Innovative System Management for Reduced Water Age

Summer is on its way to New England (or so they tell us), which most of us are looking forward to for the long days and great weather. But it also can mean trouble for water utilities, as the higher temperature can lead to increased water age and degraded quality issues. The plant manager at Woodard & Curran’s contract-operated Howe Street Water Treatment Facility in Ashland, MA—Jeff Fournier—published an article in this month’s issue of Treatment Plant Operator on their creative and cost effective approach to system-wide water management that addresses both these challenges.

Historically, the Ashland Water Department invested substantial resources (as do most systems nationwide) throughout the year treating water to strict compliance standards, but the distribution system the water was being pumped to was preventing the utility from seeing a return on this investment due to its total volume (MG) and hydraulic design. Without the necessary pump strategies to maintain a high level of water quality or reduced water age, the operations staff had to frequently shock one of the system’s water tanks with chlorine to maintain a minimum disinfectant residual within that service area. While this was technically working, it was a major task that required the assistance of the local fire department and safety officials, was reactive and not proactive, and the staff was working too hard to see these kinds of results once the water reached this point in the system. While shocking the tank provided short term results, the real issue of extended water age was not being addressed.

To address this problem, staff at the treatment plant implemented a “Strategic Pump Operations” procedure that would restore the hydraulic integrity of the system for effective water age management and monochloramine disinfectant residuals in the water tanks and entire distribution system. The central components of this new approach are using real time water modeling and treating the whole distribution system as a separate water tank to accomplish effective water turnover. Using the passive mixing system in one of the tanks that the Town of Ashland had installed years prior, which was intended to stabilize the degradation of chlorine with improved hydraulic mixing, and operational changes of the remotely operated altitude valves that alter the directional flow from the plant based on water demand, the plant has seen a major turnaround without having to acquire new assets, invest capital, or disrupt service. These changes at the plant have increased water turnover, improved water quality, and allowed for chlorine residuals to be maintained above the MassDEP recommended standards for total chlorine without shocking the storage tanks; a trend that has proven successful for the past four years.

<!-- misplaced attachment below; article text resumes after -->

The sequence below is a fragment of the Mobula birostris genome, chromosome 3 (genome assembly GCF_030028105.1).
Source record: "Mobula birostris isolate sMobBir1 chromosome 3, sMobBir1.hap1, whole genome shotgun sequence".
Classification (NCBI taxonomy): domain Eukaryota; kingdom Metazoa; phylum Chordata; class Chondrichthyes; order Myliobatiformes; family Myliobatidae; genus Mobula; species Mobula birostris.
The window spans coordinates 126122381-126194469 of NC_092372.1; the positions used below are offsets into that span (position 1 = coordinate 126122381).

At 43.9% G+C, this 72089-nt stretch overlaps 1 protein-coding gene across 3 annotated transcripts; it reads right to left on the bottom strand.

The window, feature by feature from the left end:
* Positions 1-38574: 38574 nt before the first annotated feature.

To learn more about how Ashland accomplished these goals without making large capital investments, you can read the full article here


Paul Roux

View All Posts

Scroll back to top of the page